As the powerful military unexpectedly threw its weight behind Hosni Mubarak, tens of thousands of angry people converged again on the streets and vowed to take the protest to the "doorsteps of political institutions".
In what was labelled as a 'Farewell Friday', huge rallies snaked into the city centre after the Friday prayers, and many parts of the country observed a shutdown with textile workers, journalists and transportation workers walking out of work and some joining the protesters.
As Mubarak dashed hopes of millions of his countrymen and global expectations by refusing to step down, the military Supreme Command Council met twice in less than 24 hours before announcing that it supported Mubarak's move to transfer some of his powers to Vice President Omar Suleiman.
Egyptian state-television interrupted its programme to read out the Council's "communique number 2" in which it vowed to lift the much-criticised emergency laws in the country, without specifying a date and said it would guarantee 'free and fair elections' in September, as outlined by Mubarak.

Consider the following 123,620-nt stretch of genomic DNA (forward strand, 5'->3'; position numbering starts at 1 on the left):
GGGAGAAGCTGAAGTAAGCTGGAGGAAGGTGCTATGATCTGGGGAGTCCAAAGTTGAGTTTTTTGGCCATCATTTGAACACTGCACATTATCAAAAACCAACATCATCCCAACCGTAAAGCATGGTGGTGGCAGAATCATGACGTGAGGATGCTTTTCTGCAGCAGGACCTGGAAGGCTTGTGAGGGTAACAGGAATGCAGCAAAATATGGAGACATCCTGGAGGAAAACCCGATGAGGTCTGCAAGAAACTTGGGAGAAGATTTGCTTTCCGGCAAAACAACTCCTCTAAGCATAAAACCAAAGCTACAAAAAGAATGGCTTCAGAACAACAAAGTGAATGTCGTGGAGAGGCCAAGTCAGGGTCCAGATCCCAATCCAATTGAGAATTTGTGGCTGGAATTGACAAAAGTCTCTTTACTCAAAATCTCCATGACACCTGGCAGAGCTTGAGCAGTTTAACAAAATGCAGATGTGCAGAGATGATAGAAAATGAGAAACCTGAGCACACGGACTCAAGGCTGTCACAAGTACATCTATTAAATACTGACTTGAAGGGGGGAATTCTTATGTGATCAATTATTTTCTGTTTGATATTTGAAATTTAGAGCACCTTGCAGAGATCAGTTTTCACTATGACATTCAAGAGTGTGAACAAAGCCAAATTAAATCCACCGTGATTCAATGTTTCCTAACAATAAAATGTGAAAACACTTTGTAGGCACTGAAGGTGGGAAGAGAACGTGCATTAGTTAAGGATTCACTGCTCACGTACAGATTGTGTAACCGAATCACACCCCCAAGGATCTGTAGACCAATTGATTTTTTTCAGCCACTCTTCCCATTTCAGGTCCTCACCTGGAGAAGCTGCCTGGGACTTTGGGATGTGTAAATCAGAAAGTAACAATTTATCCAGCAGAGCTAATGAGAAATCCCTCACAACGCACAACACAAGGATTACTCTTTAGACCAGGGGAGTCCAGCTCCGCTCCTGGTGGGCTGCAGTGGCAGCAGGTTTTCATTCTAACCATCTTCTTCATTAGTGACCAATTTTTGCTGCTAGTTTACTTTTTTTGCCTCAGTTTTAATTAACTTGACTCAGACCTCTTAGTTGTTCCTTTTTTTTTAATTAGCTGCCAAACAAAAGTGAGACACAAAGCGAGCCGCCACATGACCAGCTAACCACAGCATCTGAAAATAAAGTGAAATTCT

But, in what appeared to be a warning to protesters, who for 18 days have been calling Mubarak to stand down after three decades in power, the military asked them to go home and get back to work.
The Council meeting presided over by Defence Minister Hussein Tantawi said it had agreed to "lift emergency law as soon as the current circumstances were over" and to hold "free and fair presidential elections based on constitutional amendments".
The communique said it would not take action against those calling for reforms but warned against any harm to the security of the nation.
The Army also asked the workers unions who have been on wildcat strikes for the last two days to go back to work.
People, who were anticipating a more favourable statement, were disappointed by the stand taken by the Army and vowed to carry their struggle to the last stage.
Labelling today's march, in which a call was given for millions to come onto the streets, as a 'Farewell Friday', hordes of people also started converging on Mubarak's Abedeen Palace and the state-television office, vowing to take the struggle to the "doorsteps of the political institutions", Al Jazeera reported.
As hundreds of people surrounded the radio and television building in Cairo, which they see as a mouthpiece of Mubarak's regime, some reports said several employees of the state television had quit jobs.In a significant boost to the marchers, leading clerics of the Al Azhar mosque also joined their ranks after the Friday prayers.